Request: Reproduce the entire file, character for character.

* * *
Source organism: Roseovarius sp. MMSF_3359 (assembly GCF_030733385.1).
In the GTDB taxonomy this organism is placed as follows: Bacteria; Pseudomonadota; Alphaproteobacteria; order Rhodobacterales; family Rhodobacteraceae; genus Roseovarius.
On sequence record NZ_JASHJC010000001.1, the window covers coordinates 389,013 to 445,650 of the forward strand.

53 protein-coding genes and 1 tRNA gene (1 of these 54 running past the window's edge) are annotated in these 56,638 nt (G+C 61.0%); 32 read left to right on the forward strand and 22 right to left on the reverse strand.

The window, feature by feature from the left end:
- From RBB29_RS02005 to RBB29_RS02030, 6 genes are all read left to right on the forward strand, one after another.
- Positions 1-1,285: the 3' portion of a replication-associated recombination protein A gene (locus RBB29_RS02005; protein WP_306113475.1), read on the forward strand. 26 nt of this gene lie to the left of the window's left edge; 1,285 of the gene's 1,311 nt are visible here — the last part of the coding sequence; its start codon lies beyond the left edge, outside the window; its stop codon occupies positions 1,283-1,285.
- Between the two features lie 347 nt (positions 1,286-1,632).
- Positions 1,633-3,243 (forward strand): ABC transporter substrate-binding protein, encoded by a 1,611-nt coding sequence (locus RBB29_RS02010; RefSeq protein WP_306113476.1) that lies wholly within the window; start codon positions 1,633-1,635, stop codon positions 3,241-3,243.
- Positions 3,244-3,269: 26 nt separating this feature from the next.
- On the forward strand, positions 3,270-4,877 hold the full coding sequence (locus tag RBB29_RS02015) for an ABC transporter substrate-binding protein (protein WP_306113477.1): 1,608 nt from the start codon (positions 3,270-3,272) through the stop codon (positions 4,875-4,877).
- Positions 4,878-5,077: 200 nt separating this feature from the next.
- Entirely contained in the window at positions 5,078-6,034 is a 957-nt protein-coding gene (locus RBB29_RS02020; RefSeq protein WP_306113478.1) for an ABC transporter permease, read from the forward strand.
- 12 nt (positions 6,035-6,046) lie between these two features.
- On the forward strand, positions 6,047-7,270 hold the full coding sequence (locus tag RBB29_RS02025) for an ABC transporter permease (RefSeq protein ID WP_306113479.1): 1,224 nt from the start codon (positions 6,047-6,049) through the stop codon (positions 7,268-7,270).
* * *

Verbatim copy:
Source organism: Roseovarius sp. MMSF_3359 (assembly GCF_030733385.1).
In the GTDB taxonomy this organism is placed as follows: Bacteria; Pseudomonadota; Alphaproteobacteria; order Rhodobacterales; family Rhodobacteraceae; genus Roseovarius.
On sequence record NZ_JASHJC010000001.1, the window covers coordinates 389,013 to 445,650 of the forward strand.

53 protein-coding genes and 1 tRNA gene (1 of these 54 running past the window's edge) are annotated in these 56,638 nt (G+C 61.0%); 32 read left to right on the forward strand and 22 right to left on the reverse strand.

The window, feature by feature from the left end:
- From RBB29_RS02005 to RBB29_RS02030, 6 genes are all read left to right on the forward strand, one after another.
- Positions 1-1,285: the 3' portion of a replication-associated recombination protein A gene (locus RBB29_RS02005; protein WP_306113475.1), read on the forward strand. 26 nt of this gene lie to the left of the window's left edge; 1,285 of the gene's 1,311 nt are visible here — the last part of the coding sequence; its start codon lies beyond the left edge, outside the window; its stop codon occupies positions 1,283-1,285.
- Between the two features lie 347 nt (positions 1,286-1,632).
- Positions 1,633-3,243 (forward strand): ABC transporter substrate-binding protein, encoded by a 1,611-nt coding sequence (locus RBB29_RS02010; RefSeq protein WP_306113476.1) that lies wholly within the window; start codon positions 1,633-1,635, stop codon positions 3,241-3,243.
- Positions 3,244-3,269: 26 nt separating this feature from the next.
- On the forward strand, positions 3,270-4,877 hold the full coding sequence (locus tag RBB29_RS02015) for an ABC transporter substrate-binding protein (protein WP_306113477.1): 1,608 nt from the start codon (positions 3,270-3,272) through the stop codon (positions 4,875-4,877).
- Positions 4,878-5,077: 200 nt separating this feature from the next.
- Entirely contained in the window at positions 5,078-6,034 is a 957-nt protein-coding gene (locus RBB29_RS02020; RefSeq protein WP_306113478.1) for an ABC transporter permease, read from the forward strand.
- 12 nt (positions 6,035-6,046) lie between these two features.
- On the forward strand, positions 6,047-7,270 hold the full coding sequence (locus tag RBB29_RS02025) for an ABC transporter permease (RefSeq protein ID WP_306113479.1): 1,224 nt from the start codon (positions 6,047-6,049) through the stop codon (positions 7,268-7,270).